Ellen G. White Writings

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SDA Bible Commentary, vol. 6 (EGW), Page 1083

Paul had been called to his work by the Prince of life. While Paul had been engaged in the work of cruelly persecuting the followers of Christ, the Saviour had appeared to him and called him to be an apostle to the Gentiles. As an apostle of our Lord, he felt a sacred responsibility for the welfare of the church in Corinth. Under his administration they had not only received but they had taught the truth to others. They had been so enriched as to come behind in no gift. They had been brought into near and dear relation to Christ.

Paul could not, by silence, allow himself to be driven from the field by false teachers—teachers who would introduce false sentiments and theories that might lead honest souls away from the truth. The churches must be guarded, and warned against deception. Christ gave Himself for us, to redeem us from all iniquity, that He might purify unto Himself a peculiar people, zealous of good works. His church must be kept free from all false doctrine (Manuscript 46, 1905).

10. Unity in Diversity—The strength of God's people lies in their union with Him through His only-begotten Son, and their union with one another. There are no two leaves of a tree precisely alike; neither do all minds run in the same direction. But while this is so, there may be unity in diversity. Christ is our root, and all who are grafted into this root will bear the fruit which Christ bore. They will reveal the fragrance of His character in the talent of speech, in the cultivation of hospitality, of kindness, of Christian courtesy and heavenly politeness.

Look at the flowers in a carpet, and notice the different colored threads. All are not pink, all are not green, all are not blue. A variety of colors are woven together to perfect the pattern. So it is in the design of God. He has a purpose in placing us where we must learn to live as individuals. We are not all fitted to do the same kind of work, but each man's work is designed by God to help make up His plan (The Review and Herald, July 4, 1899).

10-13. See EGW on Galatians 5:1, 2.

13. Christ the Uniting Stone—Paul asks, “Is Christ divided?” Have we not one spiritual Head? Christ has been the uniting stone, the chief cornerstone, in all ages. The patriarchs, the Levitical priesthood, and Christians of today, all have their center in Him. He is all and in all (The Review and Herald, January 3, 1899).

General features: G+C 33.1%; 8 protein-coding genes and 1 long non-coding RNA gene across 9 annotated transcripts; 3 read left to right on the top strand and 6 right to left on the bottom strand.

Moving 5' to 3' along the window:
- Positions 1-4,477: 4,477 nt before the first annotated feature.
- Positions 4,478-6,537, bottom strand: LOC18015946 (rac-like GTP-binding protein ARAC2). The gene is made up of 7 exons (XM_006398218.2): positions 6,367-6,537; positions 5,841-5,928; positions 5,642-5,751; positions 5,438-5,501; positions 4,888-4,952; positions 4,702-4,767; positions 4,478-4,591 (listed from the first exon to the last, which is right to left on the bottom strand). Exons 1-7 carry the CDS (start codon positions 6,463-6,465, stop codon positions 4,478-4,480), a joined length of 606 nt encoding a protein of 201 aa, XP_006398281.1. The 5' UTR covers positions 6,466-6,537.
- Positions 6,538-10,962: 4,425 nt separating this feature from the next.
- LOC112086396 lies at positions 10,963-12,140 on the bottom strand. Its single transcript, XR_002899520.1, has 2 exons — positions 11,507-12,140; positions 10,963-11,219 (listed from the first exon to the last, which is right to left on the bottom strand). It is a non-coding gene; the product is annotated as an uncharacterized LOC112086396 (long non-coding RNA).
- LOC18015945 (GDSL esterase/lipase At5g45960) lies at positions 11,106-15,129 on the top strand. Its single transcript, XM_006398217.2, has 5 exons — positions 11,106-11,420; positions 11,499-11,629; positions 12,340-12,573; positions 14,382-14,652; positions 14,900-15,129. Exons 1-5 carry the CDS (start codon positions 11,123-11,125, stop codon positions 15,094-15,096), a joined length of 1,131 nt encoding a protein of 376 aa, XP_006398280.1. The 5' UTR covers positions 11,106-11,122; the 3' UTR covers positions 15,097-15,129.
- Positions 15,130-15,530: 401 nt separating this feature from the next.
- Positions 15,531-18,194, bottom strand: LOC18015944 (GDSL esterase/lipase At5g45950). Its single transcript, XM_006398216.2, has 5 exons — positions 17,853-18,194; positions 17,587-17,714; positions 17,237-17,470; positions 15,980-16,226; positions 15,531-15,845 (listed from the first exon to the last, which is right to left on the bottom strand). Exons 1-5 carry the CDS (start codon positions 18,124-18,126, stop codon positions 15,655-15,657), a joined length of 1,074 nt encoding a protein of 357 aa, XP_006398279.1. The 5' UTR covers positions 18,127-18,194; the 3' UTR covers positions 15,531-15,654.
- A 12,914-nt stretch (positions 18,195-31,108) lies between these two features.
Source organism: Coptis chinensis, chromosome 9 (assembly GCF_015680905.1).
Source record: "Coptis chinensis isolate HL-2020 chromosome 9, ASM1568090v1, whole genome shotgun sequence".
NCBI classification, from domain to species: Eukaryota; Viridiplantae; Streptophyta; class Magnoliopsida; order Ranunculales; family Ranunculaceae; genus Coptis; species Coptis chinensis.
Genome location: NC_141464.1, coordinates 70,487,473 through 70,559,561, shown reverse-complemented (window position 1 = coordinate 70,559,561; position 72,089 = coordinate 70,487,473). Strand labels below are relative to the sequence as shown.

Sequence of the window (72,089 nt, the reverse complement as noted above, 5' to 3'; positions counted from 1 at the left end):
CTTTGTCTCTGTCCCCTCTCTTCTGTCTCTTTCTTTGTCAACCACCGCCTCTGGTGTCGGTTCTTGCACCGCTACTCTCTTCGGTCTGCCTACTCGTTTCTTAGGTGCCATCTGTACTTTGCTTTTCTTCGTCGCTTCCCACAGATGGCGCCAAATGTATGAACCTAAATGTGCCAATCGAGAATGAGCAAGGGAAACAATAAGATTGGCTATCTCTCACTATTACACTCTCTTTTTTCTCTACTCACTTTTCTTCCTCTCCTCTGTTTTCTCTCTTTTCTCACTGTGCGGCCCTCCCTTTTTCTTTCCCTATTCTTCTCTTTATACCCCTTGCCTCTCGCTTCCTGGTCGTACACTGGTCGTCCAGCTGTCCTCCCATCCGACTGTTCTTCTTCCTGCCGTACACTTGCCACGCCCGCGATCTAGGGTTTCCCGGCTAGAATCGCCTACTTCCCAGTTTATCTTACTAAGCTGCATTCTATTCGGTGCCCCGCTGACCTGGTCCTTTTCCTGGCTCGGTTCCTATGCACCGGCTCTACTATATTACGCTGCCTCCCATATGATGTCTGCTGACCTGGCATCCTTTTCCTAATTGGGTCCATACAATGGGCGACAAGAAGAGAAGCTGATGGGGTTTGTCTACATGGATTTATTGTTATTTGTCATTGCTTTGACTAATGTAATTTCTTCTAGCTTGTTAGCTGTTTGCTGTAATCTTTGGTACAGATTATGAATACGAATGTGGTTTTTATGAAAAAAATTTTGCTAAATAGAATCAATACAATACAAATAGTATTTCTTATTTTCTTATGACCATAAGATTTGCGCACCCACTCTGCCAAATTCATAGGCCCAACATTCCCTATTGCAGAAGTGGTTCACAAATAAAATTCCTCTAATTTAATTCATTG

21. See EGW on Romans 1:20-25.

25-29. God Measures Not by Man's Standard—Because of the pride and ambition of the children of men, God has chosen to perform His mighty works by the most simple and humble means. It is not the men whom the world honors as great, talented, or brilliant, that God selects. He chooses those who will work in meekness and simplicity, acknowledging Him as their leader and their source of strength. He would have us make Him our protector and our guide in all the duties and affairs of life....

The Majesty of heaven works by whom He will. His providence sometimes selects the humblest instruments to do the greatest work, for His power is revealed through the weakness of men. We have our standard of reckoning, and by it we pronounce one thing great, and another small; but God estimates not according to the standard of men; He does not graduate His scale by theirs. We are not to suppose that what is great to us must be great to God, and what is small to us must be small to Him (The Signs of the Times, July 14, 1881).

Chapter 2

1-3. Be Afraid of Self—The apostle Paul could meet eloquence with eloquence, logic with logic; he could intelligently enter into all controversies. But was he satisfied with this worldly knowledge? He writes: “And I, brethren, when I came to you, came not with excellency of speech or of wisdom, declaring unto you the testimony of God. For I determined not to know any thing among you, save Jesus Christ, and Him crucified.”

Here is a very important lesson. We need to understand our whereabouts. We need to understand that the highest education ever given to mortals develops a spirit of humility, for it reveals how much more there is yet to learn.

The more you learn, the more you will see the necessity of putting your whole

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